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Economics and Bad Weather Amplify Africa’s Food Crisis

by NICHOLAS BARIYO, WSJ

May 1, 2017 | 5:21 pm
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A toxic mix of economics, bad weather and conflict is fueling record starvation levels in Africa, as prices of staple foods touch records in half the continent’s 54 countries amid the worst harvests in three decades.

The countries worst affected, including South Sudan, Somalia and northern Nigeria, are plagued by civil war. But even in relatively stable regions, rising inflation and foreign-exchange shortages have exacerbated conditions.

Falling commodity prices across central and southern Africa have sent currencies more than 30% lower against the dollar in the past six months, spiking inflation and undermining purchasing power.

“The corn price doubled again last month,” said Sarah Mweene, a 38-year-old taxi driver from Lusaka, copper-rich Zambia’s capital, where in March eight people died in a stampede of thousands of people who were lined up for emergency food rations. “We can only afford one meal a day for the children.…It’s never happened before.”

In commodity-dependent Zambia, churches converted into food banks are filling beyond capacity as crowds join all-night lines for corn handouts.

On a recent day, thousands of people marched on a sports stadium in Lusaka, where a church was donating free food. Mobs forced the stadium’s steel doors open, snatching cooking oil, corn meal, salt and anything else they could find.

The government is seeking an emergency $1.6 billion International Monetary Fund loan to aid the economy.

Agriculture Minister Dora Siliya said shortages and rising prices are the government’s big challenge, but hopes the situation will stabilize in the coming months, when supplies from the 2017 harvest start to trickle in.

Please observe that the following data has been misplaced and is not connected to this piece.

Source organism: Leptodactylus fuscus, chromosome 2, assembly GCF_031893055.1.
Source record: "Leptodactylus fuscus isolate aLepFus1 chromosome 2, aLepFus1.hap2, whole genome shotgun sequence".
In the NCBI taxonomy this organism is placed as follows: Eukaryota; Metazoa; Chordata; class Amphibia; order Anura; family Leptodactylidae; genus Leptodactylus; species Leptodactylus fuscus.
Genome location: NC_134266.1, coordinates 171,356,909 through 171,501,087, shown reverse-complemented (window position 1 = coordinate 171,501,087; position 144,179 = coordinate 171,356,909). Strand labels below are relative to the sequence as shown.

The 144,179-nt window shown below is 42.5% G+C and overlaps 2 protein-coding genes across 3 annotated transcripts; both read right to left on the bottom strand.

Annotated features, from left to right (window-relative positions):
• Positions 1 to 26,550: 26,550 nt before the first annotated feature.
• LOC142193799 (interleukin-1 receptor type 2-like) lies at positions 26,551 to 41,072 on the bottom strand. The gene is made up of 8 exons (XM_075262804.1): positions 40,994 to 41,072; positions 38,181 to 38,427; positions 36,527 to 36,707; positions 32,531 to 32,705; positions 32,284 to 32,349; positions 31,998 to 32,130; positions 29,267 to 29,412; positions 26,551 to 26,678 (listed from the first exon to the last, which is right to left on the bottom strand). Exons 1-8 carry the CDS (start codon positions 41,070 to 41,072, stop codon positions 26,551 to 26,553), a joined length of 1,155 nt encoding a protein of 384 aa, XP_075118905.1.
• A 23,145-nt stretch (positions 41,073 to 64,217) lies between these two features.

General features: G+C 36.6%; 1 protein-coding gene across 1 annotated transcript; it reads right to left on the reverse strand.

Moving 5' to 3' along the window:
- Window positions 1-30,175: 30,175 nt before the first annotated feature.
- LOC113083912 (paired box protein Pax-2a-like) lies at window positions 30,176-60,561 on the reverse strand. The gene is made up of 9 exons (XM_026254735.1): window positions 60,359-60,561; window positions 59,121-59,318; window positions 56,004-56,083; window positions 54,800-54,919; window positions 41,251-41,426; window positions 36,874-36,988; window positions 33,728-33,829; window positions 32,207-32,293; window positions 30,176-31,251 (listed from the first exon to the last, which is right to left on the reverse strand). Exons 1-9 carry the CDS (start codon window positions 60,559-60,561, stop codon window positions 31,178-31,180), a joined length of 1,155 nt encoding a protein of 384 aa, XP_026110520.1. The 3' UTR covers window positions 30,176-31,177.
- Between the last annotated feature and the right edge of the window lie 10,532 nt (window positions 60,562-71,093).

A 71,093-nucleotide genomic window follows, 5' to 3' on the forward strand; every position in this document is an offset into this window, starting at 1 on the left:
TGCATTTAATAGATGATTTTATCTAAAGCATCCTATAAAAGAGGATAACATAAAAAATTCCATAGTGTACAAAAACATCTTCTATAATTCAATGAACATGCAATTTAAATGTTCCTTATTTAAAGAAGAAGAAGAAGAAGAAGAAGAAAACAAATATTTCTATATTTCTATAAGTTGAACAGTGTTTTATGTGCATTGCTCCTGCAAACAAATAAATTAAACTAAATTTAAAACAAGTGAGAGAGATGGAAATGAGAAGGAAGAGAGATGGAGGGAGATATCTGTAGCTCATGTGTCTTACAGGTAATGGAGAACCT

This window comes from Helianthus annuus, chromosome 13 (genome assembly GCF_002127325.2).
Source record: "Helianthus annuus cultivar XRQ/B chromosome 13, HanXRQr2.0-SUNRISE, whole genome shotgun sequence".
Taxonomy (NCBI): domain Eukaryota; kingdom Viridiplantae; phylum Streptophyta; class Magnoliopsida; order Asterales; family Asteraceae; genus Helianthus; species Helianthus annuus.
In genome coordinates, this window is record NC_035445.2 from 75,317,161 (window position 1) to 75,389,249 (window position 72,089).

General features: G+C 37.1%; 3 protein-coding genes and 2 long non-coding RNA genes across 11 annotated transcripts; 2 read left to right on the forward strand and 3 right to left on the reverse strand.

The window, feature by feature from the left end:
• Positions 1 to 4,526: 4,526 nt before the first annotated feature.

To be sure, commodity prices have moderately recovered since last year, but they remain more than 50% below their 2013 peak, according to the World Bank. While the commodity crash has forced countries like Nigeria and Angola to put more effort into creating sustainable agricultural production, many remain net food importers, exposing citizens to shocks of weakened currencies.

In Uganda, meanwhile, a historic drought and surging food prices have forced thousands from the countryside to beg on the streets of the capital. The nation, usually a surplus food producer, ran out of grain stocks in December, government officials said.

In Kampala’s main grain market, stalls are largely empty, as Uganda’s weakening currency pushes up the price of imported grains, preventing importers from replenishing stocks.

Supermarket owner Stephen Opolot said the economic crunch is the worst since he opened his supermarket seven years ago. He owes a local commercial bank around $6,000 and as sales dwindle, he can no longer raise enough money to pay for a monthly truckload of grain supplies.

“I don’t know whether I will be able to afford rent,” the 40-year-old said, pointing at empty shelves. “We have raised prices to meet costs, but sales keep dropping.”

Sliding currencies and a shortage of increasingly expensive dollars has some countries cutting back on food imports and freezing efforts to replenish stocks. The bulk of food imports into sub-Saharan Africa are dollar-denominated, which pushes up trade deficits and exposes poor economies to food-price inflation.

The worst harvests in three decades have also sent prices around 50% higher than their five-year average across many of the continent’s eastern and southern states, snaring millions of Africans never before affected by hunger, according to Famine Early Warning Systems Network, a U.S.-funded research group.

The United Nations, which has officially declared famine in South Sudan and warned parts of Nigeria and Somalia are edging toward starvation, has said shortages will worsen as the midyear lean season nears.

The U.N. said it needs $4.4 billion by July to address the food crisis, but by early April had raised just $984 million. Worsening crises in Syria, Yemen and Iraq are stretching budgets for aid groups, curtailing relief efforts. President Donald Trump’s proposal to cut $10 billion in foreign aid risks aggravating funding shortfalls, aid officials warn.

“This crisis is adding to the pressure felt by the overstretched and underfunded international humanitarian system,” said Nigel Tricks, Oxfam’s regional director for East Africa. “It’s overwhelming.”

 

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by NICHOLAS BARIYO, WSJ

May 1, 2017 | 5:21 pm
12893  |   93   |   0  |   Start Conversation

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